Acclaimed author highlights Women's History Month Celebration
Women's History Month is a time to commemorate and encourage the study, observance and celebration of the vital role of women in American history. It began as a national celebration in 1981 when Congress passed a resolution which authorized and requested the President to proclaim the week beginning March 7, 1982 as "Women's History Week." Throughout the next five years, Congress continued to pass joint resolutions designating a week in March as "Women's History Week." In 1987 after being petitioned by the National Women's History Project, Congress designated the month of March 1987 as "Women's History Month."
Between 1988 and 1994, Congress passed additional resolutions requesting and authorizing the President to proclaim March of each year as Women's History Month. Since 1995, Presidents Clinton, Bush and Obama have issued a series of annual proclamations designating the month of March as "Women's History Month."
Millikin University is among several higher education institutions to celebrate Women's History Month each March by hosting a number of events on campus. This year, Millikin welcomed acclaimed author and Champaign, Ill., native Patricia Hruby Powell who wrote the book "Struttin' with Some Barbecue: Lil Hardin Armstrong Becomes the First Lady of Jazz." The book is a true story about Lil Hardin Armstrong: pianist, composer and bandleader in the early days of jazz. Ahead of her time, Armstrong made a career for herself – and for Louis Armstrong, her modest, unassuming husband.
Powell shared Armstrong's inspiring story and showcased the sounds of the era with some help from The Traditional Jazz Orchestra, who performed in the Oberhelman Center for Leadership Performance in the University Commons on March 21.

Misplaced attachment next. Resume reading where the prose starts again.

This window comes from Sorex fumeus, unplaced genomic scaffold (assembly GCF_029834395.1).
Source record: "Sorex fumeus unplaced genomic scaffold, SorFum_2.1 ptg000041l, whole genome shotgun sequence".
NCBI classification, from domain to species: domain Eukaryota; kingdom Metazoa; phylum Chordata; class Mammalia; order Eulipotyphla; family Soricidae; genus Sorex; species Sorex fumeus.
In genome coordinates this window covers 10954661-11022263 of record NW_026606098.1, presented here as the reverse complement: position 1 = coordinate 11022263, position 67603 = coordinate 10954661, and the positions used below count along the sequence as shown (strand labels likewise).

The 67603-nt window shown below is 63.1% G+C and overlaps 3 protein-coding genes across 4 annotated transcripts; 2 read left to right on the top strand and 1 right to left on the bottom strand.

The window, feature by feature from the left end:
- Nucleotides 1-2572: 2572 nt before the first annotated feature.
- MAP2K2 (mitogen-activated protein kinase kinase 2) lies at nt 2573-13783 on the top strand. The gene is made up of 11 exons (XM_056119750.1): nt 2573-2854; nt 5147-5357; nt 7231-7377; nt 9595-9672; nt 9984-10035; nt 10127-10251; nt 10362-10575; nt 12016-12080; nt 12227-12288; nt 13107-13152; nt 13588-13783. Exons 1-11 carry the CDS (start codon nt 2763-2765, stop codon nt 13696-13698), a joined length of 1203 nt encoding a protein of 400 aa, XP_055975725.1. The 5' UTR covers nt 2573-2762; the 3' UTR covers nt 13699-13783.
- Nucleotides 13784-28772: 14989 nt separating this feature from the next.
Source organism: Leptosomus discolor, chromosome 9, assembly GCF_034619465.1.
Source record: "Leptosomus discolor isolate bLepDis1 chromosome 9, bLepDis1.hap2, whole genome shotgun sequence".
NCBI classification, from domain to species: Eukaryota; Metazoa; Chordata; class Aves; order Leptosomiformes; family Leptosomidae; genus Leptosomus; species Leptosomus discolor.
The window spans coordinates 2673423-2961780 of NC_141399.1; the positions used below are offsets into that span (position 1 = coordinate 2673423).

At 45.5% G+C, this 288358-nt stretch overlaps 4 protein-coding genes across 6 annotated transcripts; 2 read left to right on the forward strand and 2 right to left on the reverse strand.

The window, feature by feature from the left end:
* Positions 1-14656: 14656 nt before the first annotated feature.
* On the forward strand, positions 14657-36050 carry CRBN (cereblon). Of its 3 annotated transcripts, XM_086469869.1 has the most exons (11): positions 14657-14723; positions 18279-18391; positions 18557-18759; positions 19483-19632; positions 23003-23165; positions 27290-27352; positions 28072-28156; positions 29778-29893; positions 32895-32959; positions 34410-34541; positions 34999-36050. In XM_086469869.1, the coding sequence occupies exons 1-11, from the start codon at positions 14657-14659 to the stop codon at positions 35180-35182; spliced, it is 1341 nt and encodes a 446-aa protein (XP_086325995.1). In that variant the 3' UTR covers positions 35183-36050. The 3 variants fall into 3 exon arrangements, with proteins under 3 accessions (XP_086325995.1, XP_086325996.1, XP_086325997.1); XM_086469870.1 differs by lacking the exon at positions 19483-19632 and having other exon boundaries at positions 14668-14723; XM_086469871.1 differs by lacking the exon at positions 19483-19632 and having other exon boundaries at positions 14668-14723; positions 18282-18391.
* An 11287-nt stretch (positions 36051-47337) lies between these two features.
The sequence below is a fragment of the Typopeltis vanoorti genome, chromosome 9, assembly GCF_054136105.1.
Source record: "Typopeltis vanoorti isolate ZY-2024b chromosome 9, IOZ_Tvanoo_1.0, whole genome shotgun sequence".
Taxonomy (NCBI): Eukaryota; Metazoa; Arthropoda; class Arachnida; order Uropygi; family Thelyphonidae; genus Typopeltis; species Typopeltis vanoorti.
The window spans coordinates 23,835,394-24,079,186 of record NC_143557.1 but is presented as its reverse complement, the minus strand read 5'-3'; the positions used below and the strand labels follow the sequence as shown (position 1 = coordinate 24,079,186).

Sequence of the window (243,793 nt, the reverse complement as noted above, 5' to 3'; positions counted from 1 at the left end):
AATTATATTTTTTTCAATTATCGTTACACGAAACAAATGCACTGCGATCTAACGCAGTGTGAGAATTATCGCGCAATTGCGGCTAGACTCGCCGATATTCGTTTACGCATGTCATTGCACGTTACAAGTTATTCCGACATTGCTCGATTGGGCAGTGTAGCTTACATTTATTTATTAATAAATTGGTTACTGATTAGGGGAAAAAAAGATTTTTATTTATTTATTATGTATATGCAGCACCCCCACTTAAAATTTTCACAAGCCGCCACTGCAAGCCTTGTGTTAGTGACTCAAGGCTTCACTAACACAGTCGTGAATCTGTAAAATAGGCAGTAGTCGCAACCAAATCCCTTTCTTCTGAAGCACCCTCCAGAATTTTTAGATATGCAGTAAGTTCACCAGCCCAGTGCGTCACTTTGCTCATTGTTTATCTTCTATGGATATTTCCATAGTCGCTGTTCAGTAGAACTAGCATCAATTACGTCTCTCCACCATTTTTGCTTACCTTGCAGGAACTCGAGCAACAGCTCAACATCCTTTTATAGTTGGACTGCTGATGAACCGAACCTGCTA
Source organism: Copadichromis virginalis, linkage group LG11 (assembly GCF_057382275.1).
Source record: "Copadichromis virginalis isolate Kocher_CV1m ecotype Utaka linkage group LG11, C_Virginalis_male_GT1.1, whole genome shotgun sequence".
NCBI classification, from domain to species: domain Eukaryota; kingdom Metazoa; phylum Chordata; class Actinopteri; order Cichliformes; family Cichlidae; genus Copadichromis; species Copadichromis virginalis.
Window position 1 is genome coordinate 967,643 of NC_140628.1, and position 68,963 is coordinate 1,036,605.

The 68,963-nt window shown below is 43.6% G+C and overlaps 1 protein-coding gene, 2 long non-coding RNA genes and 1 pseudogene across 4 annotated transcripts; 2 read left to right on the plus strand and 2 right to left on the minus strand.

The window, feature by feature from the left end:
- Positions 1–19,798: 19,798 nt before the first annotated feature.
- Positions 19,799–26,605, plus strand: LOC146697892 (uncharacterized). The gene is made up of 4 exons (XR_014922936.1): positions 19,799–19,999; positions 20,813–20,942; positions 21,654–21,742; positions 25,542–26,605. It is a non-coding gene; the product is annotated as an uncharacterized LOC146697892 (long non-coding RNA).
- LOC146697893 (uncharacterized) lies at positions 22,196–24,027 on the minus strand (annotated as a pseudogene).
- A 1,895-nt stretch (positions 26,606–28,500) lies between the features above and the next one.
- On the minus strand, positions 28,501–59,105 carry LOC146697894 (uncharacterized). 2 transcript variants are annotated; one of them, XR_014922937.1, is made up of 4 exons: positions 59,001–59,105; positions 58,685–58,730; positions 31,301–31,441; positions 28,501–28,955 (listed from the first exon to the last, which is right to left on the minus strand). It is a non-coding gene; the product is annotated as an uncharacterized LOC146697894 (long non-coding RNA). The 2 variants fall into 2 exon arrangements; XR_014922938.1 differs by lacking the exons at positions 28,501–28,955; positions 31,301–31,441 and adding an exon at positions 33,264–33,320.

Powell danced throughout the Americas and Europe with her dance company, One Plus One, before becoming a storyteller and a writer of children's books. Her picture book "Josephine: The Dazzling Life of Josephine Baker" (Chronicle 2014) has garnered various honors including the Robert F. Sibert, Coretta Scott King (for Illustration), Boston Globe Horn Book for Nonfiction, Bologna Ragazzi Nonfiction and the Parent's Choice Gold Award for Poetry.
Photo courtesy of the Herald & Review/Clay Jackson
Powell's other picture books are "Blossom Tales," "Zinnia" and "Frog Brings Rain." Her documentary novel "Loving vs. Virginia" (Chronicle 2017) for young adults is a Junior Library Guild Selection for 2017. Powell is developing a picture book about Ella Baker (Simon & Schuster) and a YA about women who championed women's suffrage (Chronicle 2020).
"I don't write for the very young," Powell said in an interview with the Herald & Review. "If you're writing for the very young, you want to address the psychological development of the child with subject you're working with. My books are picture books and middle grade books, and young adult books."
Tonya Hines, assistant director of inclusion and student engagement for Millikin, recently attended a book signing in Champaign and met Powell. She knew she would be a great addition to Millikin's Women's History Month activities.
"I've been trying to get students engaged in learning about music from the 1930s and trying to just make Women's History Month really impactful for the students," said Hines.
Commercial music major Jonathan Williams, a junior from Alton, Ill., noted, "I grew up in the church, and I've heard every kind of music you can think of. It all ties together and we all speak the same language of music. There's a connection. There's a truth that's hidden in music and I strongly believe that growing up and branching out can be another piece of the puzzle."